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Beverage companies use tobacco strategies to snag young customers

A new study examining previously secret documents shows tobacco conglomerates bought beverage brands in the 60s and 70s and used tobacco-style marketing to convert kids to customers.

By
Tauren Dyson
Tobacco companies, through food subsidiaries, began buying soft drink companies in 1963 and started using the same strategies to sell sodas and other sugary drinks. File Photo by John Angelilo/UPI
Tobacco companies, through food subsidiaries, began buying soft drink companies in 1963 and started using the same strategies to sell sodas and other sugary drinks. File Photo by John Angelilo/UPI | License Photo

March 15 (UPI) -- Big tobacco companies once used tasty flavors, bright colors and other techniques to lure young smokers.

Then they began buying soft drink companies in 1963 and started using the same strategies to sell sodas and other sugary drinks, according to a study published Thursday in the British Medical Journal.

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"Executives in the two largest U.S.-based tobacco companies had developed colors and flavors as additives for cigarettes and used them to build major children's beverage product lines, including Hawaiian Punch, Kool-Aid, Tang and Capri Sun," said Laura Schmidt, a researcher at University of California, San Francisco and study senior author, in a news release. "Even after the tobacco companies sold these brands to food and beverage corporations, many of the product lines and marketing techniques designed to attract kids are still in use today."

The study pulls data from previously secret documents that show marketing campaigns for sugary soft drinks from tobacco industry leaders R.J. Reynolds and Philip Morris.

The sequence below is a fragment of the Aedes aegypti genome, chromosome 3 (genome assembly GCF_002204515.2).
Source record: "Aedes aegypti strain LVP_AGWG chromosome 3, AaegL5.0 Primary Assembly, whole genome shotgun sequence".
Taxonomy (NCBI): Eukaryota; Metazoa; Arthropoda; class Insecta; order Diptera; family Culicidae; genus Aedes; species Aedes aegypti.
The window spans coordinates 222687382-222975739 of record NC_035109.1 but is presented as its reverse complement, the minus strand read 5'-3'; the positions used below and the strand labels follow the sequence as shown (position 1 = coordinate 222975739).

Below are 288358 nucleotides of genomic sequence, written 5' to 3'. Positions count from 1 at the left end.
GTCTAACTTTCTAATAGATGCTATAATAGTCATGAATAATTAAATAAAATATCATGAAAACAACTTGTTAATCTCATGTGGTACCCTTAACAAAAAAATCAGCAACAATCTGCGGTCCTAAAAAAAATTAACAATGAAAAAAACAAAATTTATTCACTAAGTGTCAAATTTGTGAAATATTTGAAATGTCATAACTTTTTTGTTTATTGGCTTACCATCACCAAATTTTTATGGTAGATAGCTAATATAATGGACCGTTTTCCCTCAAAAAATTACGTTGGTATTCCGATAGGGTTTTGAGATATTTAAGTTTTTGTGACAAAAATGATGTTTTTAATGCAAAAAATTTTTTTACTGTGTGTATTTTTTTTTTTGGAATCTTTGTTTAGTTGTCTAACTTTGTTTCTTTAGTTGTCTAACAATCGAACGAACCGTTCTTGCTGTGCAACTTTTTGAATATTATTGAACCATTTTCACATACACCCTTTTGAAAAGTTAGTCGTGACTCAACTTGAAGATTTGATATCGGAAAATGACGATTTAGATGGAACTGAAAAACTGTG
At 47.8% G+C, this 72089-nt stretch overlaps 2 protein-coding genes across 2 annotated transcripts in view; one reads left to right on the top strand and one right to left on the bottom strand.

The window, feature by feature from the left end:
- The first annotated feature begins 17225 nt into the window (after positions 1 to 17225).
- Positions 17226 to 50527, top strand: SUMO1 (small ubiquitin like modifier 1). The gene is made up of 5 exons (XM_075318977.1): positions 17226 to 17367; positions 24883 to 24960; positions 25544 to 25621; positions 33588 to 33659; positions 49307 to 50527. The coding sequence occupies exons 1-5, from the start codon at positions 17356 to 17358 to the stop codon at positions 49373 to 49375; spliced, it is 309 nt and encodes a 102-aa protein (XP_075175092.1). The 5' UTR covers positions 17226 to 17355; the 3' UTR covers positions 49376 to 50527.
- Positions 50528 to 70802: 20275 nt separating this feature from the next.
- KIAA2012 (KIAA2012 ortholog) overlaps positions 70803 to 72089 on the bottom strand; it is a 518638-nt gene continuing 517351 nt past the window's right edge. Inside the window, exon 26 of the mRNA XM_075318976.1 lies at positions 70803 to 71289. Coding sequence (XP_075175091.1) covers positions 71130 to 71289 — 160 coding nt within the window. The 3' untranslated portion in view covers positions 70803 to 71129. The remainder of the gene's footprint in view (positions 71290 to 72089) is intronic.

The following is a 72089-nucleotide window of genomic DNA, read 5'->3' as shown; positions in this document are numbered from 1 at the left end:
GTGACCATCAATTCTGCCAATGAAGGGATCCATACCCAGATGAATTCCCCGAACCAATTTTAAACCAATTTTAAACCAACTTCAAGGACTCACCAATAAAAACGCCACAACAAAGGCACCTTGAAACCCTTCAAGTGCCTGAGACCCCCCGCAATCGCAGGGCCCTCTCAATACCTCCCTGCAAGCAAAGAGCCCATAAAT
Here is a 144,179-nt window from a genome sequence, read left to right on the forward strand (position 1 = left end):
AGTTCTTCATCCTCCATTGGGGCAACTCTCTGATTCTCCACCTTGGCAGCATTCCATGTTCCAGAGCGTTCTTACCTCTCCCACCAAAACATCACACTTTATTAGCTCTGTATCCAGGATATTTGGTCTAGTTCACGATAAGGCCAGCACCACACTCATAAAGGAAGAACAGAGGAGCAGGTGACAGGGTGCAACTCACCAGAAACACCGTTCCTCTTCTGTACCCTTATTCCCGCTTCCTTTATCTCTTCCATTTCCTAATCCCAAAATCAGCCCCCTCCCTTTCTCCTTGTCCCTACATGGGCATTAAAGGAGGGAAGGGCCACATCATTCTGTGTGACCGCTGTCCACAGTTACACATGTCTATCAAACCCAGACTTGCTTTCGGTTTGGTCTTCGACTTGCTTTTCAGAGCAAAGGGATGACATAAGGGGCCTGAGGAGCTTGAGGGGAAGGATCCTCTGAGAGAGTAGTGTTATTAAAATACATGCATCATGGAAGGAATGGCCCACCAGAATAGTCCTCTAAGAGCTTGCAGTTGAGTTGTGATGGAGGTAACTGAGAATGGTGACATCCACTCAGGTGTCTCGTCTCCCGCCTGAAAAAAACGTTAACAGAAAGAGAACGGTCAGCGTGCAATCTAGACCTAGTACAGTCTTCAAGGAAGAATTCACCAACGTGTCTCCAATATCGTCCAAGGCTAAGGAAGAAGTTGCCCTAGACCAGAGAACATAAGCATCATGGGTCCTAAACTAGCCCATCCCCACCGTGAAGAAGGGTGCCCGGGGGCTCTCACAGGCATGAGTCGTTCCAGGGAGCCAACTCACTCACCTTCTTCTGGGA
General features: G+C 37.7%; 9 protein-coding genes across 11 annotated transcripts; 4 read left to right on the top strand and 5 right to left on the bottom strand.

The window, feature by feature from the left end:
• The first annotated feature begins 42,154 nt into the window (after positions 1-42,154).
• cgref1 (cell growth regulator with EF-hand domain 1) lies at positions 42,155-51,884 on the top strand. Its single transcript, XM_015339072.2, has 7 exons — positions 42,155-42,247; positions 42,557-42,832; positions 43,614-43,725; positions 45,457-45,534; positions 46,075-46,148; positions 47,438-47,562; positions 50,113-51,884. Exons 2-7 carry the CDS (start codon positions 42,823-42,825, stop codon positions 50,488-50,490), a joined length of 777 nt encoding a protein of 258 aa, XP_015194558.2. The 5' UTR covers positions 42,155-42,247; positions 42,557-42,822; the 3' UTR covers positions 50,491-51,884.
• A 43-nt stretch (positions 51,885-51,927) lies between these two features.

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One popular strategy was the 1983 introduction of America's first juice box, which sparked a 34 percent spike in juice sales for R.J. Reynolds, the study says.

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By 1985, Philip Morris had introduced its "Kool-Aid Man" mascot, a jolly bright red pitcher with legs, arms and a beaming smile. The company also had tie-in marketing campaigns with Barbie and Hot Wheels.

"The Wacky Wild Kool-Aid style campaign had tremendous reach and impact," said Kim Nguyen, a researcher at UCSF and study first author, in a news release. "Lots of kids in the '80s dreamed of getting swag from the Wacky Warehouse. What is really 'wacky' is that the Kool-Aid kid program was modeled after a tobacco marketing strategy designed to build allegiance with smokers."

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In 2004, Philip Morris had launched at least 36 flavors of Kool-Aid, which included the "Great Bluedini," a cartoon character with vibrant colors. The tobacco company also purchased Capri Sun and Tang, and used similar child-centric marketing strategies to push sales.

Today, the effect of those marketing campaigns still have a foothold in the American diet.

Young people in the U.S. drink 143 calories every day in sugary drinks, according to the Centers for Disease Control and Prevention, and nearly one in five young people between six and 19 is obese.

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To combat claims that they irresponsibly market their products to young people, soft drink companies launched Children's Advertising Review Unit and Children's Food and Beverage Advertising Initiative.

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These organizations aim to self-police the advertisements for their surgery drinks that include fruit juices, sports and energy drinks, soda and other beverages sweetened with added sugars and other sweeteners, but the researchers suggest they have not gone far enough.

"Parents do play a significant role in what their kids eat and drink," Nguyen said. "However, we cannot underestimate the influence of these beverage corporations and their marketing. They intentionally develop marketing campaigns that appeal to kids by making the drinks fun and exciting."

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